As the feds firm up plans to ship back dozens of Canadian containers filled with rotting garbage from the Philippines, officials have confirmed that at least some of it will be coming to Metro Vancouver.
Roughly 1,500 tonnes of the garbage will be disposed of at the Burnaby-based Waste-to-Energy Facility, according to Metro Vancouver.
Earlier this month, Filipino President Rodrigo Duterte threatened to declare war with Canada after customs agents found that 103 shipping containers sent overseas in 2013 and 14 were labeled to contain recyclables but were actually filled with rotting garbage.
Canada’s Environment Minister Catherine McKenna said earlier this week that the containers will be shipped back by the end of June.
The 25-year-old Burnaby facility produces enough electricity to power roughly 16,000 homes by disposing of waste that cannot be reused or recycled, according to Metro Vancouver board chair Sav Dhaliwal.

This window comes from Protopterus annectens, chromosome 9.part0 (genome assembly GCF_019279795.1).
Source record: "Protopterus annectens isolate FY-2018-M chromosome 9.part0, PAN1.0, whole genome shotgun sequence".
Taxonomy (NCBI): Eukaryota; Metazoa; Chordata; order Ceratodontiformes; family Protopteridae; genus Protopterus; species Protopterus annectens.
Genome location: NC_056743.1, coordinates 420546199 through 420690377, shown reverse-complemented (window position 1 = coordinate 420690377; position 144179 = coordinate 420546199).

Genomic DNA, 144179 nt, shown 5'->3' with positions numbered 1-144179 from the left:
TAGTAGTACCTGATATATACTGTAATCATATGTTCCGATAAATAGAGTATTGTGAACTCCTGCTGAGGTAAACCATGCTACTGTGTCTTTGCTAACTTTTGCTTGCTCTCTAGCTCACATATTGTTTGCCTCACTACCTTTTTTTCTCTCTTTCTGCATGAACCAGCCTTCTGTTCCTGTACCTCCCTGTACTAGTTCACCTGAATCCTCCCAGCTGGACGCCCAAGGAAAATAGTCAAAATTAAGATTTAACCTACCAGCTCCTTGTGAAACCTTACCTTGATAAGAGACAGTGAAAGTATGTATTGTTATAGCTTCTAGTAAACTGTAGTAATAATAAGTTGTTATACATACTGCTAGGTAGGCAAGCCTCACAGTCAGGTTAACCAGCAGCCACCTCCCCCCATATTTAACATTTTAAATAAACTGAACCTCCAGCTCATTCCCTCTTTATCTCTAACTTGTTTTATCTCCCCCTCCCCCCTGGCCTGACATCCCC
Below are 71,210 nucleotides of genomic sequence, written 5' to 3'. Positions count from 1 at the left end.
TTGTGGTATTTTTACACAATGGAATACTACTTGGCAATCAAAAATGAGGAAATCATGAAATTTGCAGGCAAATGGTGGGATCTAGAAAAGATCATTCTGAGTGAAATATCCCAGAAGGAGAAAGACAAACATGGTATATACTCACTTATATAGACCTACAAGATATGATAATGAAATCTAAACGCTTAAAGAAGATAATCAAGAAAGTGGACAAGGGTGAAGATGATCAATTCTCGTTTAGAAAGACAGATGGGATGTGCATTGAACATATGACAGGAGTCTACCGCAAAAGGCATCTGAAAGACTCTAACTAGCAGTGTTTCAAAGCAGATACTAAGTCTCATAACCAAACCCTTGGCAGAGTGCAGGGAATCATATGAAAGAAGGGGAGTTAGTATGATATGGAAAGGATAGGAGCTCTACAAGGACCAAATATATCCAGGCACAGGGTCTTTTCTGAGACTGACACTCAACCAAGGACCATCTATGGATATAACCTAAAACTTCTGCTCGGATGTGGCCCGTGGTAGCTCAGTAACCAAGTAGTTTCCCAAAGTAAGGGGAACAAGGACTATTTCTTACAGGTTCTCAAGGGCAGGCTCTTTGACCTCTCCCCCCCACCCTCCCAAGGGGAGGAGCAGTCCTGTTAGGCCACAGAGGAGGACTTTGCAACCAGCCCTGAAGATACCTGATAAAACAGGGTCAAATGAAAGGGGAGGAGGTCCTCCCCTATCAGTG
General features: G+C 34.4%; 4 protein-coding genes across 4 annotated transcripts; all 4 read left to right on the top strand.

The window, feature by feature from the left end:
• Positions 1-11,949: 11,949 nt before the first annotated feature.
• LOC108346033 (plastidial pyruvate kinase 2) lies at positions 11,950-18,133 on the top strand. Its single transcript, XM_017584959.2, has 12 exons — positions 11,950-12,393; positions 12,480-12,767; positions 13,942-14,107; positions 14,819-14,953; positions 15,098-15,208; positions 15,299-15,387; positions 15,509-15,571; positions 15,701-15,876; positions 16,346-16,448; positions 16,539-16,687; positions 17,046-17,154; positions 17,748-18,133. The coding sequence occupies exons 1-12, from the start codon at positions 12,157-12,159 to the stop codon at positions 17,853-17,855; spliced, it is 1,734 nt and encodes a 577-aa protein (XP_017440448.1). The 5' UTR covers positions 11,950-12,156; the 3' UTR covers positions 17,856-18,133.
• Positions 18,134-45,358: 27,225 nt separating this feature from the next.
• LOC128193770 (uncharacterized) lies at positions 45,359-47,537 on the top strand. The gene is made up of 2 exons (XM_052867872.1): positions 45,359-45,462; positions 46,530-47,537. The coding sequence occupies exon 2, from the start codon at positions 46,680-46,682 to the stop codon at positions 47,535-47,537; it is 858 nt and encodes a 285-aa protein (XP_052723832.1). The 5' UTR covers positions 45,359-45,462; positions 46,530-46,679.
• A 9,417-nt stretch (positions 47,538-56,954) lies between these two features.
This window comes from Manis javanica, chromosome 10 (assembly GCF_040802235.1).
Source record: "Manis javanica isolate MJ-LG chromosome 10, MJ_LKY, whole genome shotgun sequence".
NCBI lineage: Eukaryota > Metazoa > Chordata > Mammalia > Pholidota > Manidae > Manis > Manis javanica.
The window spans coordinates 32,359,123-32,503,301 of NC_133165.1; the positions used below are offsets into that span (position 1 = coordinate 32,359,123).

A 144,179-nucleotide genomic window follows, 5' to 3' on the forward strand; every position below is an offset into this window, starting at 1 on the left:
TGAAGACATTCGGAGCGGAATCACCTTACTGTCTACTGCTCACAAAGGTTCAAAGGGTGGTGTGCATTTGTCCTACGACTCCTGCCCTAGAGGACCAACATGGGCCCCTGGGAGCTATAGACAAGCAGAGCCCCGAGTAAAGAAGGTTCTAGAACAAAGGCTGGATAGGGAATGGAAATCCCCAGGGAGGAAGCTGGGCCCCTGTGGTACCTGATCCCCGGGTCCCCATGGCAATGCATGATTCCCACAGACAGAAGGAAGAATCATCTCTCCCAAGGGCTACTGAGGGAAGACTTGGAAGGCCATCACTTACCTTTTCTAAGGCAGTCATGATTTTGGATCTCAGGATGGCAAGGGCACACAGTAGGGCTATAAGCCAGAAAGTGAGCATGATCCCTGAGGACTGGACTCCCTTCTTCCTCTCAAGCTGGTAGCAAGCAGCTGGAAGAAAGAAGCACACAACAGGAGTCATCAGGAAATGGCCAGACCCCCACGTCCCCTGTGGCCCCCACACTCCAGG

“For decades, Metro Vancouver’s Waste-to-Energy Facility has responsibly processed waste material from the international airline and shipping industries, as well as other materials designated for secure disposal by the Canadian Food Inspection Agency,” Dhaliwal said.
“We have the technology and capacity to safely and efficiently handle this type of material.”
According to characterization studies conducted in the Philippines in 2014 and 2015, the material mostly consists of paper and mixed plastics with low levels of contaminants such as electronics and household waste.
Metro Vancouver is working with Environment and Climate Change Canada on the logistics of receiving the waste, expected to be disposed of by the end of summer.
The estimated 1,500 tonnes of waste are equivalent to about two days’ worth of processing capacity for the Waste-to-Energy Facility, and will be paid for to the tune of $250 per tonne by the federal government.
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